Home News Boeing discloses $1.5-billion hit from halt to 777x production; submits plan for Dreamliner -Breaking

Boeing discloses $1.5-billion hit from halt to 777x production; submits plan for Dreamliner -Breaking

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Boeing discloses $1.5-billion hit from halt to 777x production; submits plan for Dreamliner© Reuters. FILE PHOTO A Plane Boeing 7777X performing during Dubai Airshow in Dubai (UAE), November 14-2021. REUTERS/Rula Rouhana/File Photo

Eric M. Johnson and Abhijith G. Ganapavaram

(Reuters) – Boeing (NYSE) Co announced Wednesday that it would stop production of 777x from 2023 because certification issues and weak demand have caused problems. It also disclosed an additional $1.5 billion in unusual costs associated with the program.

The planemaker submitted to the U.S. regulator a certification plan for its 787 Dreamliner program. This is a first step towards resuming deliveries that were halt almost a year ago by an industrial accident costing $5.5 billion.

Boeing’s financial well-being is dependent on the 787 Dreamliner and 737 MAX.

The 787-Jets are being produced at a slow rate, while the company inspects for and fixes structural problems under intense regulatory scrutiny.

Boeing’s Chief Executive David Calhoun announced that the company has completed “the required work in initial aircrafts” and that it is now conducting checks flights. The news should encourage airlines to fly longer routes as a result of delivery delays.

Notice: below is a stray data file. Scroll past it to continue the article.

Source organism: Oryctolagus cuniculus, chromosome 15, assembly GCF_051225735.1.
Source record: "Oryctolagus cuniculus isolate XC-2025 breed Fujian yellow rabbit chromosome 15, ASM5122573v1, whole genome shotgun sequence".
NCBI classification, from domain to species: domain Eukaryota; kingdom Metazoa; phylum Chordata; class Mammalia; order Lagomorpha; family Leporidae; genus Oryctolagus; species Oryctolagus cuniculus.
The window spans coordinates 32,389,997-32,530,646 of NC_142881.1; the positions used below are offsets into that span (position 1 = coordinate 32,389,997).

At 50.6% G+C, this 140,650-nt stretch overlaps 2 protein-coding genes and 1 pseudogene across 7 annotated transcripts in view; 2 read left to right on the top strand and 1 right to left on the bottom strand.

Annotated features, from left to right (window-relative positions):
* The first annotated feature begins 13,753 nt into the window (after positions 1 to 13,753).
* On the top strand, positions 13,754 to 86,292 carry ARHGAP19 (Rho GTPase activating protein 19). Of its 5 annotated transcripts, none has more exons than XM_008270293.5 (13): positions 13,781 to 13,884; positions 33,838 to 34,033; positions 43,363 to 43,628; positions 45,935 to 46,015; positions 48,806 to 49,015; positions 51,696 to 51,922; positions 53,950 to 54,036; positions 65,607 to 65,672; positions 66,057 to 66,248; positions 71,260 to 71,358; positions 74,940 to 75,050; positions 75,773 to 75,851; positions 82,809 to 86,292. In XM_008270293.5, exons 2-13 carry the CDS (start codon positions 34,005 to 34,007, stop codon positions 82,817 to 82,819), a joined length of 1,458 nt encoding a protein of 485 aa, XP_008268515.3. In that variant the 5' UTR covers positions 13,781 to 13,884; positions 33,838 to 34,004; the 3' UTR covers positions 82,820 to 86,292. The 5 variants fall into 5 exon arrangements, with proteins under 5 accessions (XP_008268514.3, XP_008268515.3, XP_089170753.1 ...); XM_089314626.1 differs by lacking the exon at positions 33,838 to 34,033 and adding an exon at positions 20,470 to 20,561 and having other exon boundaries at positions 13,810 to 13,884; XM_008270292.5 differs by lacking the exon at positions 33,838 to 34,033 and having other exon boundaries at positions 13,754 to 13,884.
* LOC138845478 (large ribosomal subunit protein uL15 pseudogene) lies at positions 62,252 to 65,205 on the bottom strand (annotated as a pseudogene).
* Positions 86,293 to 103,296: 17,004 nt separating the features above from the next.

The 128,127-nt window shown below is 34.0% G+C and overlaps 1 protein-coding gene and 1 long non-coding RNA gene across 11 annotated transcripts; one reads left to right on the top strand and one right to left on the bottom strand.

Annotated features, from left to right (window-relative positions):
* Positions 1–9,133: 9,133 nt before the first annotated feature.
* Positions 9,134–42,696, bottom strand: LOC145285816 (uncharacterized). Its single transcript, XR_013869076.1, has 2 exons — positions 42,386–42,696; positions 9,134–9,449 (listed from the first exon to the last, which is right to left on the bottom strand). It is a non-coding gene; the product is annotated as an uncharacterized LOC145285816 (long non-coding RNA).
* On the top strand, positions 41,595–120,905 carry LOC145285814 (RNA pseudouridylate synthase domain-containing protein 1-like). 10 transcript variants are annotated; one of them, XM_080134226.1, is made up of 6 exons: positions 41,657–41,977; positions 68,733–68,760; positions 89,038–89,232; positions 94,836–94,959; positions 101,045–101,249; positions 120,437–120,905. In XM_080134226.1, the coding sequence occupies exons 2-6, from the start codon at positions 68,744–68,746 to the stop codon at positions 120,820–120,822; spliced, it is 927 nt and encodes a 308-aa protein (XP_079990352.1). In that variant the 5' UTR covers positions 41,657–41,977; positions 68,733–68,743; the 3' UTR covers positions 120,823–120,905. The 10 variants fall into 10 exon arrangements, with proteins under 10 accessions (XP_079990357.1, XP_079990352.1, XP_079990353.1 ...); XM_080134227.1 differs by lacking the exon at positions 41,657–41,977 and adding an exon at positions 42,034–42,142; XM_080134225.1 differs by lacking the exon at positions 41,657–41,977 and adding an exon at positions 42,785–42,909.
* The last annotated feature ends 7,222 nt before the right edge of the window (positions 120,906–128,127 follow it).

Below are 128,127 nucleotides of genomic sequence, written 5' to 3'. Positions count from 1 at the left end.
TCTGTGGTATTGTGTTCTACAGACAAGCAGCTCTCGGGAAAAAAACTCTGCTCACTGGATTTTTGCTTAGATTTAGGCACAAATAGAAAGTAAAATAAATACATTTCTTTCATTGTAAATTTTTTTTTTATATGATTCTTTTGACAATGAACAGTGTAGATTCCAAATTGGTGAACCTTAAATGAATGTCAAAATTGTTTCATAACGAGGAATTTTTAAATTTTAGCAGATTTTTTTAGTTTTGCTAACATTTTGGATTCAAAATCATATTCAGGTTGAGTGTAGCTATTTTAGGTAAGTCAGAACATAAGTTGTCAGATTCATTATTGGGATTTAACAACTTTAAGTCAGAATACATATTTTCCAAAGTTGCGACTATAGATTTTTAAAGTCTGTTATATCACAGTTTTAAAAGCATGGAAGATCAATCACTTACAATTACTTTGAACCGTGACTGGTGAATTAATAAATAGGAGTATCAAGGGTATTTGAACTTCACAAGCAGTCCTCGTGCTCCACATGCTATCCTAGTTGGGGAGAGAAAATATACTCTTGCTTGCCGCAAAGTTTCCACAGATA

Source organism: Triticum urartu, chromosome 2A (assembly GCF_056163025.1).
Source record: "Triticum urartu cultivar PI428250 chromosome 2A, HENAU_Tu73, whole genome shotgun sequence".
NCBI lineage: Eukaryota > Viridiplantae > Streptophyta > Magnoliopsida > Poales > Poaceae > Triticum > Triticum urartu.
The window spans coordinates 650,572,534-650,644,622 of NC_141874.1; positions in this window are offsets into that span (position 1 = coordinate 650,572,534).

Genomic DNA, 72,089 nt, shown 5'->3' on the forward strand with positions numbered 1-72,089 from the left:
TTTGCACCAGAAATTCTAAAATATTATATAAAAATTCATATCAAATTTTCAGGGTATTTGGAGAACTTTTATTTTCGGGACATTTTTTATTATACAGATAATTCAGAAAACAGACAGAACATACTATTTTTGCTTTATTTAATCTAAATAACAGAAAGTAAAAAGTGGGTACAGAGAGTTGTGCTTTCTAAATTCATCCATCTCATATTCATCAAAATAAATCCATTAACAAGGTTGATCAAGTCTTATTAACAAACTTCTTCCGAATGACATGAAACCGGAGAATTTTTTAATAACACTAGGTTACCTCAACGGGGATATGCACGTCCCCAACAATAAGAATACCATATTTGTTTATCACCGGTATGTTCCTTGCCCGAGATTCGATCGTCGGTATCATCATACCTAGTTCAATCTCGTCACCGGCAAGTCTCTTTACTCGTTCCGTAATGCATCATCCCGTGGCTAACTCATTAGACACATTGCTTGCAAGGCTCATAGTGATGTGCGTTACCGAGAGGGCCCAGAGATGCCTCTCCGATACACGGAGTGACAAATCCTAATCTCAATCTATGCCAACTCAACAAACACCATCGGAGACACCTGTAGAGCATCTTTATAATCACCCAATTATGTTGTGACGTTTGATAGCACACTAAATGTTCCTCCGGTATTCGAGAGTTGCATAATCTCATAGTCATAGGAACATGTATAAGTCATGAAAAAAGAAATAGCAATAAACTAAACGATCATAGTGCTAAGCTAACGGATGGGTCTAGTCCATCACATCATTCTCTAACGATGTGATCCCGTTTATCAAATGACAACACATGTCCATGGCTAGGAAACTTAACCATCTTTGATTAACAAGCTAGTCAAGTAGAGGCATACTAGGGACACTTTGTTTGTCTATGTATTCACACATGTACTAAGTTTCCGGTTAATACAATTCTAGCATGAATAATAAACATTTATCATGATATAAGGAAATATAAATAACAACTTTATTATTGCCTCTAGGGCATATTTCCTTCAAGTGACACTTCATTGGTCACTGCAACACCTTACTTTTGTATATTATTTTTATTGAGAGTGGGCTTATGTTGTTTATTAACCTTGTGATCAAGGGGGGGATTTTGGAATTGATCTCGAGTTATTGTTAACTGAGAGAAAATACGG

Calhoun didn’t specify when Boeing 787 deliveries would be resumed on Wednesday. Reuters said last week that it advised key parts suppliers and airlines that 787 deliveries would be resumed in the second quarter of 2011.

Boeing confirmed that the transfer of the first 777X plane to Boeing was delayed until 2025. However, it said that the company remains optimistic about the program.

Calhoun stated that Boeing will use the 777-9 production pause to increase its 777 freighter capability starting in 2023.

Reuters reports that Boeing was warned by the Federal Aviation Administration last month about the “outdated” certification schedules of the 737 MAX 10 & 777X. They no longer accurately reflect program activities.

In its earnings report for the first quarter, the planemaker stated that it is on track to produce positive cash flow in 2022 due to increased deliveries of 737 MAX aircraft.


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